RICHLAND, Wash. -- The Department of Energy's Pacific Northwest National Laboratory will be home to one of 46 new multi-million-dollar Energy Frontier Research Centers announced earlier this week by the White House in conjunction with a speech delivered by President Barack Obama at the annual meeting of the National Academy of Sciences.
The EFRCs, which will pursue advanced scientific research on energy, are being established by the DOE's Office of Science at universities, national laboratories, nonprofit organizations, and private firms across the nation.
"As global energy demand grows over this century, there is an urgent need to reduce our dependence on fossil fuels and imported oil and curtail greenhouse gas emissions," said Secretary of Energy Steven Chu. "Meeting this challenge will require significant scientific advances. These Centers will mobilize the enormous talents and skills of our nation's scientific workforce in pursuit of the breakthroughs that are essential to make alternative and renewable energy truly viable as large-scale replacements for fossil fuels."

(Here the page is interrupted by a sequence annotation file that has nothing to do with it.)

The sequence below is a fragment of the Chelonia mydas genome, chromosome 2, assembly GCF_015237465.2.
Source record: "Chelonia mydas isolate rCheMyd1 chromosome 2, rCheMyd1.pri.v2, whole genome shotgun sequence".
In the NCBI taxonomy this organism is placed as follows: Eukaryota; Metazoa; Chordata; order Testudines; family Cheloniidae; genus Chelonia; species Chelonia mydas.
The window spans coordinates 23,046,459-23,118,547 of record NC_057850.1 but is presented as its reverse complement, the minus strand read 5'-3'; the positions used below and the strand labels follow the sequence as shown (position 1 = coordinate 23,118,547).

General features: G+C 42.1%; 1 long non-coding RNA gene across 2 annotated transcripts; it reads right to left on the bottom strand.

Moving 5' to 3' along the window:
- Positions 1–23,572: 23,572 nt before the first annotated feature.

The 46 EFRCs, to be funded at $2 to 5 million per year each for a planned initial five-year period, were selected from a pool of some 260 applications received in response to a solicitation issued by the DOE's Office of Science in 2008. Selection was based on a rigorous merit review process utilizing outside panels composed of scientific experts.
The DOE plans to award $22.5 million over five years for PNNL's new Center for Molecular Electrocatalysis, which will be led by PNNL chemist Morris Bullock. The Center comprises more than a dozen researchers from PNNL, the University of Washington, Pennsylvania State University and the University of Wyoming. The Center is expected to receive $4.5 million in its first year.
"This is fantastic," said Doug Ray, PNNL associate laboratory director for fundamental and computational sciences. "The Center for
|Contact: Mary Beckman|
DOE/Pacific Northwest National Laboratory